A quote that always inspires me is “A real leader faces the music, even when he doesn’t like the tune.” It reminds me of the time when I saw that Brazil coach Luiz Felipe Scolari took full accountability for the record 1-7 humiliating defeat at the hands of Germany in the World Cup I was very happy because Scolari showed the way a leader should behave.
In an interview, when asked who was responsible, Scolari responded.
“Who is responsible? Who is responsible for picking the team? I am. It’s me.
So the catastrophic result can be shared by the whole group, and my players will tell you we will share our responsibilities, but who decided the tactics? I did.
So the person responsible is me.
I did what I thought was best. This was only our third defeat in 28 matches, even if it was a terrible defeat.
Naturally, if I were to think of my life as a player, as a coach, and as a teacher, this was the worst day of my life.
But life goes on. I’ll be remembered probably because I lost 7-1, the worst defeat Brazil has ever had, but that was a risk I knew I was taking when I accepted this position.”
Not only did Scolari accept the blame, but he also refused to make or even accept any excuses when it was mentioned that the absence of his best player might have been a cause for the defeat.
“No, no, no. Let’s not try to find an excuse for Neymar,” Scolari said. “I don’t think it would have been different with Neymar. He’s a striker. Germany probably could have done that with Neymar in the side, also. He wouldn’t have known how to defend those moves for the second, third, fourth, and fifth goals.”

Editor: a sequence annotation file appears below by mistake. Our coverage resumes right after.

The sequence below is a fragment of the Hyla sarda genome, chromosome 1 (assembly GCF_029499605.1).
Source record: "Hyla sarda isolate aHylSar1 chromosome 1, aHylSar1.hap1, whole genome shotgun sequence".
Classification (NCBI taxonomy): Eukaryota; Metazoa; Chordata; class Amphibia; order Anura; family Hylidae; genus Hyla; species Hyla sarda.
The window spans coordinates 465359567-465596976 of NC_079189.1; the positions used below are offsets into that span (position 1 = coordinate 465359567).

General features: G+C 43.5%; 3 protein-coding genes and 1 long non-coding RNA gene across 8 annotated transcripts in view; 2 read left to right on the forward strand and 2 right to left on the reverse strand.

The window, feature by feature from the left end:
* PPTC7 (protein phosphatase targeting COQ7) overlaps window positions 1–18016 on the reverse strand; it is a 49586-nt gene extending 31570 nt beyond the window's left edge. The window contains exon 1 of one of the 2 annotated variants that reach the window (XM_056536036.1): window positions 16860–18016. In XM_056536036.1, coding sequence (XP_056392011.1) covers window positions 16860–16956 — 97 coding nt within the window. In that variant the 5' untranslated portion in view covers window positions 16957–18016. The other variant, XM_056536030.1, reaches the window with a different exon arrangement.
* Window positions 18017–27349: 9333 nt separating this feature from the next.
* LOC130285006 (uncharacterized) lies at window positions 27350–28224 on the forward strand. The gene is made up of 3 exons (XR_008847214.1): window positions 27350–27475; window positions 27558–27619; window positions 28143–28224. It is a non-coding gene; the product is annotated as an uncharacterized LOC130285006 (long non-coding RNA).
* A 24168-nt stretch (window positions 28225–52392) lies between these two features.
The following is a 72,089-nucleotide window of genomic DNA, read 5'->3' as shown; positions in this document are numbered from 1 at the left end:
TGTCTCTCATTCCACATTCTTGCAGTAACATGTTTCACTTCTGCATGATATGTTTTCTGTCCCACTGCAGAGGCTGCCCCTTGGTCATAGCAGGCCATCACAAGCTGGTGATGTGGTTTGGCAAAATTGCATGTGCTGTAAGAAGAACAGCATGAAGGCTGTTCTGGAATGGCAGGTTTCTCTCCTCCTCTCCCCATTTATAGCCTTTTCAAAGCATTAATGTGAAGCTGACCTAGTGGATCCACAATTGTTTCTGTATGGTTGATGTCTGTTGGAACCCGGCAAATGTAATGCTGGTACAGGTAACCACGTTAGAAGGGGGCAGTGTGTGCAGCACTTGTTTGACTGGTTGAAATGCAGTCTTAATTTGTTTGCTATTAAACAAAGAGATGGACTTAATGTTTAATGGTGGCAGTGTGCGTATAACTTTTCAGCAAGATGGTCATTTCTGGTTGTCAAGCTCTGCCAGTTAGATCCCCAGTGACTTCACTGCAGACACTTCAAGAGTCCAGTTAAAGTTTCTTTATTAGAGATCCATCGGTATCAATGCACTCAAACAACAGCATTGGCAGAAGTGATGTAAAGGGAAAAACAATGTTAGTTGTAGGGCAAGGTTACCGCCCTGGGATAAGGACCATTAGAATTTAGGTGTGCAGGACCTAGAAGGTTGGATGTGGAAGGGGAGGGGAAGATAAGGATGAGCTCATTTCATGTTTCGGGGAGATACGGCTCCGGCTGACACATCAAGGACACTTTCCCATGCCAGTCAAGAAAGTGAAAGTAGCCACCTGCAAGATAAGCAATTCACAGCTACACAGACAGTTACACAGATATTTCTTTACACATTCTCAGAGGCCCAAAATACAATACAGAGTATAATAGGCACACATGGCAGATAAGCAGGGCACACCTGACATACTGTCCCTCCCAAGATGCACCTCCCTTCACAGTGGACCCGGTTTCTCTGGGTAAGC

It would have been so easy for Scolari to accept any of the reasons offered for defeat in order to deflect the blame from himself; he could also have said the players had let him down, especially his captain, David Luiz, who put in a terrible performance.
But no, Scolari chose to accept that, as the leader, the defeat was his responsibility; he was accountable.
What impresses me most is that he did this in the wake of a record defeat for Brazil; not only was it a record, but it happened at home and in a World Cup Semi-Final. A World Cup that many expected Brazil to win.
Scolari said himself that the day of the defeat was the worst day of his life.
Yet he still chose to take it on the chin and accept full accountability for the worst day in Brazilian football history.
So when it comes to facing the music, I doubt that there could be many tunes worse than this.
I disagreed with some of Scolari’s tactics and some of his player selections, but I do agree with his stance here, and my respect for the man has grown immeasurably.
Scolari is a real leader, irrespective of the results.
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